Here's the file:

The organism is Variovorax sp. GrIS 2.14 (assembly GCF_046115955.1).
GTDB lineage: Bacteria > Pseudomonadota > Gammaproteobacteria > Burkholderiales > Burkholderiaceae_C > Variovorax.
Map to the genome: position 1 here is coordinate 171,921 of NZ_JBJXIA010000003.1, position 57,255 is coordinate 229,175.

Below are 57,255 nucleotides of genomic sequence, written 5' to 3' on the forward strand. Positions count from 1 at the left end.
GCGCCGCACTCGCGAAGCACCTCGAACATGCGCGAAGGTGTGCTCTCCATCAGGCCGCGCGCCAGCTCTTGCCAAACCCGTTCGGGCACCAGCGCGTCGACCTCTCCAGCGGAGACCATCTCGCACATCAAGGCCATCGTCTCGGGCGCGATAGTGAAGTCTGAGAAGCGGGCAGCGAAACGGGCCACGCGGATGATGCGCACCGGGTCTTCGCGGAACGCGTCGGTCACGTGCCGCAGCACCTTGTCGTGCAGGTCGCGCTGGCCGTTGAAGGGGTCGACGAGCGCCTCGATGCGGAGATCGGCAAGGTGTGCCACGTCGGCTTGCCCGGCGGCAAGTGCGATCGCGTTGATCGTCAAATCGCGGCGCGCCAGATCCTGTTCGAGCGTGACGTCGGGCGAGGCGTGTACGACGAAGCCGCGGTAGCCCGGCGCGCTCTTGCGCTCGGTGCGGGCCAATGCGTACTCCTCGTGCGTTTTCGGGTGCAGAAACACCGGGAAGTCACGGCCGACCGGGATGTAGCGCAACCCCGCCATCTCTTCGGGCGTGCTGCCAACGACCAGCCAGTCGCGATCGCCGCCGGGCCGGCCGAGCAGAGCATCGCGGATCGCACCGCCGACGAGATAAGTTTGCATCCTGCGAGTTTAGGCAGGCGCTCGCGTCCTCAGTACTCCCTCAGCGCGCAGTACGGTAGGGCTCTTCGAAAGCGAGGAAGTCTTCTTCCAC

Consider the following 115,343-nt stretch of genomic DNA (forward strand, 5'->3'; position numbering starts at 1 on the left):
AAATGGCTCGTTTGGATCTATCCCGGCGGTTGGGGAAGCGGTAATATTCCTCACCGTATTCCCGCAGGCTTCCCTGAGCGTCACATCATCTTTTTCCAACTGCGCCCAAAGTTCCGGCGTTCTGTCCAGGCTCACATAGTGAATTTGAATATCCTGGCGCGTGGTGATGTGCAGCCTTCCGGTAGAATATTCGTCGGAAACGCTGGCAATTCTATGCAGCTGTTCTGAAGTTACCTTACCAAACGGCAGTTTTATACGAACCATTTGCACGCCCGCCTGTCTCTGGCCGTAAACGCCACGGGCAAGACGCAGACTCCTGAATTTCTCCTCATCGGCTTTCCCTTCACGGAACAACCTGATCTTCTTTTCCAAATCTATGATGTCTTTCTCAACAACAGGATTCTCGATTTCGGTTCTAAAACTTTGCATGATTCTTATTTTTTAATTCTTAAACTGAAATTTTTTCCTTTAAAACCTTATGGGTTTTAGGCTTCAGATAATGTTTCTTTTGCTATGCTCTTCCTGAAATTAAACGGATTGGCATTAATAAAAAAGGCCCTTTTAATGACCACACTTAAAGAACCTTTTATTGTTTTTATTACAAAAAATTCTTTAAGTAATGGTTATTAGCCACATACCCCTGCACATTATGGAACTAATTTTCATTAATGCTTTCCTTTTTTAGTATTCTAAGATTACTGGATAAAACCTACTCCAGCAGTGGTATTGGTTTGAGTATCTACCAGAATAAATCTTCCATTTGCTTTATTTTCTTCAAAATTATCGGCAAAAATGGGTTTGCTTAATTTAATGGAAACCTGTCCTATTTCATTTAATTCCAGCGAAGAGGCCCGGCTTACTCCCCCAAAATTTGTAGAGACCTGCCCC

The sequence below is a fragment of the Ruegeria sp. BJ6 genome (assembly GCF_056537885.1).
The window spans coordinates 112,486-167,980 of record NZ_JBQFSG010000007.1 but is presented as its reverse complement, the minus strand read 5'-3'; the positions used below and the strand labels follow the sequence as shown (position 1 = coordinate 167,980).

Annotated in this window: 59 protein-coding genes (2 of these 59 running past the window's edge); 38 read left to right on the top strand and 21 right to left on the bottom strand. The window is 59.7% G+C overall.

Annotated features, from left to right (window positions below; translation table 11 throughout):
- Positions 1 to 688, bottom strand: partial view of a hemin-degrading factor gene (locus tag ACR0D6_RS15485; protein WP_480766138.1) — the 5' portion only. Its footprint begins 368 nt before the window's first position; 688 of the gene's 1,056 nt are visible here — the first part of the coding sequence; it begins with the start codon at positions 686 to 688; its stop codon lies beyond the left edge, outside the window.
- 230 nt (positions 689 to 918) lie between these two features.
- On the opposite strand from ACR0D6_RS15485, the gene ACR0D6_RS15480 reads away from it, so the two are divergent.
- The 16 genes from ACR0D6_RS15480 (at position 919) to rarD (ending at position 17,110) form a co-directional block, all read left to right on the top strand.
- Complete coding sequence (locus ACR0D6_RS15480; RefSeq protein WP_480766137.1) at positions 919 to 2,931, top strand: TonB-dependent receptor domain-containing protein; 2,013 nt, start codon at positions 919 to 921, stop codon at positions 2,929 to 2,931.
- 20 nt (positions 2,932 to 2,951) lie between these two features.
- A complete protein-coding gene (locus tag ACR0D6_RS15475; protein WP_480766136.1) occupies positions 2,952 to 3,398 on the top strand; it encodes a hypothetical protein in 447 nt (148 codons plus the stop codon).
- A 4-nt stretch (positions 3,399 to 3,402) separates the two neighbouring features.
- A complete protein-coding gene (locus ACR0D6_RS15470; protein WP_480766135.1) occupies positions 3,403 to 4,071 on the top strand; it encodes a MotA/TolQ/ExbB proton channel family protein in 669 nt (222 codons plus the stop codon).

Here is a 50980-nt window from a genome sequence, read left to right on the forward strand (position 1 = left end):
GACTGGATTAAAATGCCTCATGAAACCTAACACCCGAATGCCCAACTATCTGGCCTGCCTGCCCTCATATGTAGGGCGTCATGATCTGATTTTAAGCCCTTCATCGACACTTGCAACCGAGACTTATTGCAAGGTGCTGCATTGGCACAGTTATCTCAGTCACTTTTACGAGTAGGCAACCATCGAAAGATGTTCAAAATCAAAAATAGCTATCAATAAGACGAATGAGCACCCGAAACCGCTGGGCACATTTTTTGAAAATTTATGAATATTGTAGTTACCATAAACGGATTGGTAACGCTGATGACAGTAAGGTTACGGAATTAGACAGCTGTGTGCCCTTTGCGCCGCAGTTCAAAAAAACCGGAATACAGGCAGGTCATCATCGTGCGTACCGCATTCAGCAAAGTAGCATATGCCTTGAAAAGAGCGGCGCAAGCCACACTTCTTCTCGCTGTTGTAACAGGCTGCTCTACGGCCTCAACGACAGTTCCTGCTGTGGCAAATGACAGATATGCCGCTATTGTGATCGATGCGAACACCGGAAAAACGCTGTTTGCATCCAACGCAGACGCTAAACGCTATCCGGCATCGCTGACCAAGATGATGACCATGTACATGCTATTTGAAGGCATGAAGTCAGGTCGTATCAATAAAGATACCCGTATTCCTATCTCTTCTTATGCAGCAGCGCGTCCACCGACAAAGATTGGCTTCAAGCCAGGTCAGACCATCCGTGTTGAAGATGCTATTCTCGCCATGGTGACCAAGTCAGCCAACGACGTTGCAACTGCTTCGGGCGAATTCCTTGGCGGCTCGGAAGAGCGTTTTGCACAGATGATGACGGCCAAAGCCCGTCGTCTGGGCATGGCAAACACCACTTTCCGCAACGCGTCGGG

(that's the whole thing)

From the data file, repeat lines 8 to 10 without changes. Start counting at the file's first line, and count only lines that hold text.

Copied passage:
The sequence below is a fragment of the Ruegeria sp. BJ6 genome (assembly GCF_056537885.1).
The window spans coordinates 112,486-167,980 of record NZ_JBQFSG010000007.1 but is presented as its reverse complement, the minus strand read 5'-3'; the positions used below and the strand labels follow the sequence as shown (position 1 = coordinate 167,980).

Annotated in this window: 59 protein-coding genes (2 of these 59 running past the window's edge); 38 read left to right on the top strand and 21 right to left on the bottom strand. The window is 59.7% G+C overall.